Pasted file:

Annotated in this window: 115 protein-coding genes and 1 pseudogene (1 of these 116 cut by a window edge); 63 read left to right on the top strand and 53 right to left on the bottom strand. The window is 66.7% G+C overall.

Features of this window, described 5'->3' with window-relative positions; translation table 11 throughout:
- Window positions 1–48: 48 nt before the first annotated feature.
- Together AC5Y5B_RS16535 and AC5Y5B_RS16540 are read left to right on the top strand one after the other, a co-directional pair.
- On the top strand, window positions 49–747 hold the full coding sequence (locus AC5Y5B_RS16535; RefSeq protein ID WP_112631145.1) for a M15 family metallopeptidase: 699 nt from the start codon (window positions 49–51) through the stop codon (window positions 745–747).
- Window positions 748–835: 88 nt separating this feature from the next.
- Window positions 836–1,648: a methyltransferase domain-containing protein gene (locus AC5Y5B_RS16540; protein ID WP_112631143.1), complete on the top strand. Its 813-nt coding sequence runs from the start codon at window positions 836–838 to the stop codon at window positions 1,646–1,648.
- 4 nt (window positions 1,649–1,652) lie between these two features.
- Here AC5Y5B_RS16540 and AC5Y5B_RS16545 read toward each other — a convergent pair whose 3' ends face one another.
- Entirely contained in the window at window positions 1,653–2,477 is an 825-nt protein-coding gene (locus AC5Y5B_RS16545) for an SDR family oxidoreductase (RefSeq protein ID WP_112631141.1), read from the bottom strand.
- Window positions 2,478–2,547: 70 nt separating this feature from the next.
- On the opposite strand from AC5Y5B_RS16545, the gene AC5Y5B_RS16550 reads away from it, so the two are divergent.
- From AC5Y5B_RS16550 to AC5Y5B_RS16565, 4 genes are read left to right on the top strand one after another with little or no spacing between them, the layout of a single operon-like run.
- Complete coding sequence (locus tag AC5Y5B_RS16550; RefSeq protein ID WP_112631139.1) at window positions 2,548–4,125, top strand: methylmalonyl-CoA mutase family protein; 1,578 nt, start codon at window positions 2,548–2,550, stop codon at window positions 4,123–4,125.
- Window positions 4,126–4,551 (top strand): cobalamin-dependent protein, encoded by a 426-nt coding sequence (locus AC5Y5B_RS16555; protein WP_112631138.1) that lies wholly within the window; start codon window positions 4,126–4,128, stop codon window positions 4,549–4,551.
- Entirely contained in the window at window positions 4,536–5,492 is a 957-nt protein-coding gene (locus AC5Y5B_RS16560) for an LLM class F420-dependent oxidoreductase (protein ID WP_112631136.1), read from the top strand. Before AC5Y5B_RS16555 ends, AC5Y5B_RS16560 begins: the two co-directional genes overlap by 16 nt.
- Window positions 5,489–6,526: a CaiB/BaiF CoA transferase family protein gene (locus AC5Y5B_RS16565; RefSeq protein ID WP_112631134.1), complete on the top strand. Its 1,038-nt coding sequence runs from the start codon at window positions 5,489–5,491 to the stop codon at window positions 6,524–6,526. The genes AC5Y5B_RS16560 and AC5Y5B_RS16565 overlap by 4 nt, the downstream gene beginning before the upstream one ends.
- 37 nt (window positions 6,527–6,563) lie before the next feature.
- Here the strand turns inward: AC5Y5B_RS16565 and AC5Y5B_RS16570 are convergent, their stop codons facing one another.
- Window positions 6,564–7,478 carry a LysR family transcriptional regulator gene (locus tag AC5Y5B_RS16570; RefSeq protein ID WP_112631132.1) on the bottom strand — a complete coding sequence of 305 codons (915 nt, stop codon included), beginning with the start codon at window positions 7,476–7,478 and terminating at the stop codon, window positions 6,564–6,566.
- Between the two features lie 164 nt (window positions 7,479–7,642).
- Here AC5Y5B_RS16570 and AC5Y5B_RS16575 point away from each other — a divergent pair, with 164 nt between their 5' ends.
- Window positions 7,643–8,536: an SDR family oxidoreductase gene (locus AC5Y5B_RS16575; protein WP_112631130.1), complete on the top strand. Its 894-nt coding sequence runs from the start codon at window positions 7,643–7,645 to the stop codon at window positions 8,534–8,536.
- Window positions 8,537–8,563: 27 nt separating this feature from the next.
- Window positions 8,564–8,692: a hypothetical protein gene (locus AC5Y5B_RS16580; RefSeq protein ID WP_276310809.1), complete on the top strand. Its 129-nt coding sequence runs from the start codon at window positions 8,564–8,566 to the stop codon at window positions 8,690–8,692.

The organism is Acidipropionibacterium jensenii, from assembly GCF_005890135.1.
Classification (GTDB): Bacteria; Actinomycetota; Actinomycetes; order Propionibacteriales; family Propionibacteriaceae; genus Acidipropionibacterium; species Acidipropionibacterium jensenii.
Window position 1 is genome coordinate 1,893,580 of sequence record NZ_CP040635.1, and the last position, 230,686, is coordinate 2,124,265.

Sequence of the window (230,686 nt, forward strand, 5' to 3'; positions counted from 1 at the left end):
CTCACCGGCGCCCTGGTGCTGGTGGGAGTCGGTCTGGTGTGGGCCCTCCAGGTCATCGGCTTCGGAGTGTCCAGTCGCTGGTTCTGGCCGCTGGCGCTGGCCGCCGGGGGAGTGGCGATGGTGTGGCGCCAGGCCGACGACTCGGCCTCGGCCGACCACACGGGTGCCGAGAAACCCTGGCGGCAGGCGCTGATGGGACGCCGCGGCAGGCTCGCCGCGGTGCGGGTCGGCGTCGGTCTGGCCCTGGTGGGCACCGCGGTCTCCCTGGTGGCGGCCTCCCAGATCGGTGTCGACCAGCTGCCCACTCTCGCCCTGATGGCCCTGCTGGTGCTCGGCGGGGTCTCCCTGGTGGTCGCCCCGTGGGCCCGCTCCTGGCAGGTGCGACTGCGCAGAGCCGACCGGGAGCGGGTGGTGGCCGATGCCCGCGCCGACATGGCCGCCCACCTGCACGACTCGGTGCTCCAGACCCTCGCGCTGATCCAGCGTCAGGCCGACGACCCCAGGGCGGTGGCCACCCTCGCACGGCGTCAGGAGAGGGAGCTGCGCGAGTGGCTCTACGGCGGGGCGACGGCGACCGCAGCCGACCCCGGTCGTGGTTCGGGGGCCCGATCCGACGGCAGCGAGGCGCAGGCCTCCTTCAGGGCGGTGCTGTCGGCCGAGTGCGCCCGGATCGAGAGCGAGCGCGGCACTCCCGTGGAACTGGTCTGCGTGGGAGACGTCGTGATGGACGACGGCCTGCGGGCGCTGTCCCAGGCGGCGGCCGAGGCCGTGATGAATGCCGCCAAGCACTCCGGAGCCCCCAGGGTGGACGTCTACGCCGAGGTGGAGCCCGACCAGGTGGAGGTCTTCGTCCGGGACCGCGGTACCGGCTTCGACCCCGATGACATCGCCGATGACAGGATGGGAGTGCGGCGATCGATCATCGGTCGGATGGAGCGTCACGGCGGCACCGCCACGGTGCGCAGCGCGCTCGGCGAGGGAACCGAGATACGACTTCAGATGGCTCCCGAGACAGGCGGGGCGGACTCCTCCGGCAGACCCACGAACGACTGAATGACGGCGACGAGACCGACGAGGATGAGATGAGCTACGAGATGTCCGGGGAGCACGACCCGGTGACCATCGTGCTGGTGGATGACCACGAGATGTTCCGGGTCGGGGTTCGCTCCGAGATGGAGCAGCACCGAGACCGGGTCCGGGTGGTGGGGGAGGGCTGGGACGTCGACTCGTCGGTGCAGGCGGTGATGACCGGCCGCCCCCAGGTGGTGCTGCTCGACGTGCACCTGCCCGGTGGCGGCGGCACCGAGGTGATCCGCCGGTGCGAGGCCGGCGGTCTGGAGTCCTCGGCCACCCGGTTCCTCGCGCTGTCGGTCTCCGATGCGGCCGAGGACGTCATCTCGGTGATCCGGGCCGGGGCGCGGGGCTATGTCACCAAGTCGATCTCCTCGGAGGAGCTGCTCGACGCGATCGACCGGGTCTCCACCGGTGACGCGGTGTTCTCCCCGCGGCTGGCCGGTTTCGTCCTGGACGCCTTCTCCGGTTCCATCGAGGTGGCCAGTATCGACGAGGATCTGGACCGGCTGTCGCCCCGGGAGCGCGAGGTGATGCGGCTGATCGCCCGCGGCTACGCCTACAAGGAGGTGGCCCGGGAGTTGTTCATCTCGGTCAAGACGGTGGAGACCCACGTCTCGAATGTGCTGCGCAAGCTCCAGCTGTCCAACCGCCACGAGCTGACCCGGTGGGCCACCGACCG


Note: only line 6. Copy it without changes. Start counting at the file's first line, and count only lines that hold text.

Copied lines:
- Window positions 748–835: 88 nt separating this feature from the next.